Article Text

other Versions

PDF
Mutations of the Birt-Hogg-Dube gene in patients with multiple lung cysts and recurrent pneumothorax
  1. Yoko Gunji (gunji{at}med.juntendo.ac.jp)
  1. Juntendo University School of Medicine, Japan
    1. Taeko Akiyoshi (akiyosee{at}med.juntendo.ac.jp)
    1. Juntendo University School of Medicine, Japan
      1. Teruhiko Sato (satoteru{at}med.juntendo.ac.jp)
      1. Juntendo University School of Medicine, Japan
        1. Masatoshi Kurihara (kuri{at}tf6.so-net.ne.jp)
        1. Pneumothorax Center, Nissan Tamagawa Hospital, Japan
          1. Shigeru Tominaga (s-tomi{at}ta3.so-net.ne.jp)
          1. Urayasu Juntendo University Hospital, Japan
            1. Kazuhisa Takahashi (kztakaha{at}med.juntendo.ac.jp)
            1. Juntendo University School of Medicine, Japan
              1. Kuniaki Seyama (kseyama{at}med.juntendo.ac.jp)
              1. Juntendo University School of Medicine, Japan

                Abstract

                Rationale: Birt-Hogg-Dube (BHD) syndrome, a rare inherited autosomal genodermatosis first recognized in 1977, is characterized by fibrofolliculomas of the skin, an increased risk of renal tumors, and multiple lung cysts with spontaneous pneumothorax. The BHD gene, a tumor suppressor gene located in chromosome 17p11.2, has recently been identified to be defective. Recent genetic studies revealed that clinical pictures of the disease may be variable and may not always demonstrate the full expression of phenotypes.

                Objectives: We hypothesized that mutations of the BHD gene are responsible for patients who have multiple pulmonary cysts of which the underlying causes have not yet been elucidated.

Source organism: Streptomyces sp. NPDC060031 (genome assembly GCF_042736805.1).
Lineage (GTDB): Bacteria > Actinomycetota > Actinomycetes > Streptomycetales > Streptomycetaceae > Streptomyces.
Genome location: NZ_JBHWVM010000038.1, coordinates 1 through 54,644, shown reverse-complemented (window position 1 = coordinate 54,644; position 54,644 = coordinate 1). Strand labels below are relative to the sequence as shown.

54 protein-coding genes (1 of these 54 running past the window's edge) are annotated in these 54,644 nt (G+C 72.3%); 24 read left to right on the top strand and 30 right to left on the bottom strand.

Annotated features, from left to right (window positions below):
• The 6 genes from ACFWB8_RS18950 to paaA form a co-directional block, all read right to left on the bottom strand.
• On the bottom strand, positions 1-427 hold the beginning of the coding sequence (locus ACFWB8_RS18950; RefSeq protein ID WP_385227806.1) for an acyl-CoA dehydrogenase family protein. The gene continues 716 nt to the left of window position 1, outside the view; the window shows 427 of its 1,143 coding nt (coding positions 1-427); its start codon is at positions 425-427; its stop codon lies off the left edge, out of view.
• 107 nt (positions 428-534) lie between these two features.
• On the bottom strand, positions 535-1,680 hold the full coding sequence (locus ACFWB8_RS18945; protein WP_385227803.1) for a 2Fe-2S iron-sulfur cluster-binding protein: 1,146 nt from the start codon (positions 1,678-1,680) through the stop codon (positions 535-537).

Methods: We studied 8 patients with pulmonary cysts, without skin and renal diseases; 7 patients have past histories of spontaneous pneumothorax, and 5 patients have family histories of pneumothorax. The BHD gene was examined with polymerase chain reaction, denaturing high-performance liquid chromatography and direct sequencing.

                Main Results: We found that 5 of 8 patients had BHD germline mutation. All mutations were unique and 4 of them were novel, including 3 different deletions or insertions detected in exon 6, 12, and 13, respectively, and one splice acceptor site mutation in intron 5 resulting in in-frame deletion of exon 6.

                Conclusions: We demonstrated that germline mutations of the BHD gene are involved in some patients with multiple lung cysts and pneumothorax. Pulmonologists should be aware of BHD syndrome since it can occur as an isolated phenotype with pulmonary involvement.

                • folliculin
                • genodermatosis
                • lymphangioleiomyomatosis
                • renal neoplasm
                • tumor suppressor gene syndrome

                Statistics from Altmetric.com

                Request permissions

                If you wish to reuse any or all of this article please use the link below which will take you to the Copyright Clearance Center’s RightsLink service. You will be able to get a quick price and instant permission to reuse the content in many different ways.